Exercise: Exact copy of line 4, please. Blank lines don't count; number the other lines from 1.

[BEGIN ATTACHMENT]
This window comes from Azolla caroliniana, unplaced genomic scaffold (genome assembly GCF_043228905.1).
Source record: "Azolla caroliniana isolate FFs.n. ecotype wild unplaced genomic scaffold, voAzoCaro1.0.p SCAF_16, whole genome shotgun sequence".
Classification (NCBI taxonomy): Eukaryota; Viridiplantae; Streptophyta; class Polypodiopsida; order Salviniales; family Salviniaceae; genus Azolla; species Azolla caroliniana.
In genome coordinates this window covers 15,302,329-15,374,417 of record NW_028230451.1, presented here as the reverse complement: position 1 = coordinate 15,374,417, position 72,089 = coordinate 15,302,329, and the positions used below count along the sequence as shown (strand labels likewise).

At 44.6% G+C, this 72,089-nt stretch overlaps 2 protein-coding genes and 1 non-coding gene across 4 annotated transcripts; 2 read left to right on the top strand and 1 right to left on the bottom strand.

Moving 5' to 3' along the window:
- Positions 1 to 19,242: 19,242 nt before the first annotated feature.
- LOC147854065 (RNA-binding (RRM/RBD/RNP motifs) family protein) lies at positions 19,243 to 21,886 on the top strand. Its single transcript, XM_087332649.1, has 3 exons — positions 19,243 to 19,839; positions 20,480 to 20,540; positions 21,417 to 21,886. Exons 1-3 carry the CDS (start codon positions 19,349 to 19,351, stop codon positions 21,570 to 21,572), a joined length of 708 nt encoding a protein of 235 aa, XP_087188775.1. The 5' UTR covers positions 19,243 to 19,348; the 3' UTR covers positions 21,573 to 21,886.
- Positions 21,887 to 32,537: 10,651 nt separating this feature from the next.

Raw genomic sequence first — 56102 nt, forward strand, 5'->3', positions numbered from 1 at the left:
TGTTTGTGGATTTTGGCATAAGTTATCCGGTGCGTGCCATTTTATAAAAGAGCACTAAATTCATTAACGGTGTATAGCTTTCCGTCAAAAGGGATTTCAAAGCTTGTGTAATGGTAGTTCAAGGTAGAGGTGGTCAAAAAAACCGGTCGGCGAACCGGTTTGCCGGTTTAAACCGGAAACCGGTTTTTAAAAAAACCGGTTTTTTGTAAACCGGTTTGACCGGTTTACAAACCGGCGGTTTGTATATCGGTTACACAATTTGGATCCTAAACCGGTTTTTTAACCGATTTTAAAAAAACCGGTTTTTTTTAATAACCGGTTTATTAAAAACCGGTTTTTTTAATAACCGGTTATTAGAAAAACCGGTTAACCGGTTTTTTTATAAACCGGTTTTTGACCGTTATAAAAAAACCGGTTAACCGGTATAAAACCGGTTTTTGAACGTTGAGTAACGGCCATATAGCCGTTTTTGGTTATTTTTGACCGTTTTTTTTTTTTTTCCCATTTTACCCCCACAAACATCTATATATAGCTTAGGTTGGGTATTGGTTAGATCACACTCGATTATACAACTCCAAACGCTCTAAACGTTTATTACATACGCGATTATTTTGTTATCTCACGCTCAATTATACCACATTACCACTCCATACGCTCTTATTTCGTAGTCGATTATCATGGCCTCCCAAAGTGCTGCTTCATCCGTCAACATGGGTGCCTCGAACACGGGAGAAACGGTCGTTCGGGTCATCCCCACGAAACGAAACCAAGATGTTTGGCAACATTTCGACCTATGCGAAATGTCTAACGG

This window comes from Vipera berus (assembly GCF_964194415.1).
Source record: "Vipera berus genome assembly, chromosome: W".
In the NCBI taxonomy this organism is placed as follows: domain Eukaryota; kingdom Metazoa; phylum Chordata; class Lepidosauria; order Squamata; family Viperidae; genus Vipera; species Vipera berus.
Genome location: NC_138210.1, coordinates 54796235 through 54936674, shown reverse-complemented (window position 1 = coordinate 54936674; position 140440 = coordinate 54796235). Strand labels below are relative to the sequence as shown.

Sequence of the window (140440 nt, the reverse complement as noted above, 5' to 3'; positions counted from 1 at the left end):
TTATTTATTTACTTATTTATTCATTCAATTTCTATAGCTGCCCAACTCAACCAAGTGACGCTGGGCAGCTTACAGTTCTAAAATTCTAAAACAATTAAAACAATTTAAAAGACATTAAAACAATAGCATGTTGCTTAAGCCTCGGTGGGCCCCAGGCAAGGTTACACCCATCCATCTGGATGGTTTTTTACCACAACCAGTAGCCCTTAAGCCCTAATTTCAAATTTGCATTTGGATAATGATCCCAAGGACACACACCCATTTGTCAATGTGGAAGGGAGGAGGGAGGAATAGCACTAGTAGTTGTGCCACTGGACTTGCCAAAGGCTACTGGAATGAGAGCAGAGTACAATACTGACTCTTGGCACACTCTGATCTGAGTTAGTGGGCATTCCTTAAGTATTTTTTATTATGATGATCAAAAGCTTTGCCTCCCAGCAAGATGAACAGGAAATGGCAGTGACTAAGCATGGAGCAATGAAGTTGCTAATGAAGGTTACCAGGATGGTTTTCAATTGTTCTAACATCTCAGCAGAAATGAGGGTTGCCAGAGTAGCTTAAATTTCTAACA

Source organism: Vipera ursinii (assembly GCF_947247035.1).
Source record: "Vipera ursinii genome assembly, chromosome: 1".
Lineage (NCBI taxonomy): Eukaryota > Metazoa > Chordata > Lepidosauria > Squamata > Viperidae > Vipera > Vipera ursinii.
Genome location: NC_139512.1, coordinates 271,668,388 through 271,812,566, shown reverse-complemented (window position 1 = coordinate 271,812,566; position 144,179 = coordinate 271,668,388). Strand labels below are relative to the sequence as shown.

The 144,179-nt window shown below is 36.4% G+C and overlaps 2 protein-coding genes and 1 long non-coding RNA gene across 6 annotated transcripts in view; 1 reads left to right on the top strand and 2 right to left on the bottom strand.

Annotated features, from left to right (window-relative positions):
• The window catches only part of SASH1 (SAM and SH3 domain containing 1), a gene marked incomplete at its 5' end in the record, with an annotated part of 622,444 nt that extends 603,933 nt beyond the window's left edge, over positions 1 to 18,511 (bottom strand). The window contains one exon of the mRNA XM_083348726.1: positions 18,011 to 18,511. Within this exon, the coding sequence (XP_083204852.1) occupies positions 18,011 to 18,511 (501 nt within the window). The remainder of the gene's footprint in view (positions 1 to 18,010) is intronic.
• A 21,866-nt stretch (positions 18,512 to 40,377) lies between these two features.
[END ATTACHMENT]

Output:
In genome coordinates this window covers 15,302,329-15,374,417 of record NW_028230451.1, presented here as the reverse complement: position 1 = coordinate 15,374,417, position 72,089 = coordinate 15,302,329, and the positions used below count along the sequence as shown (strand labels likewise).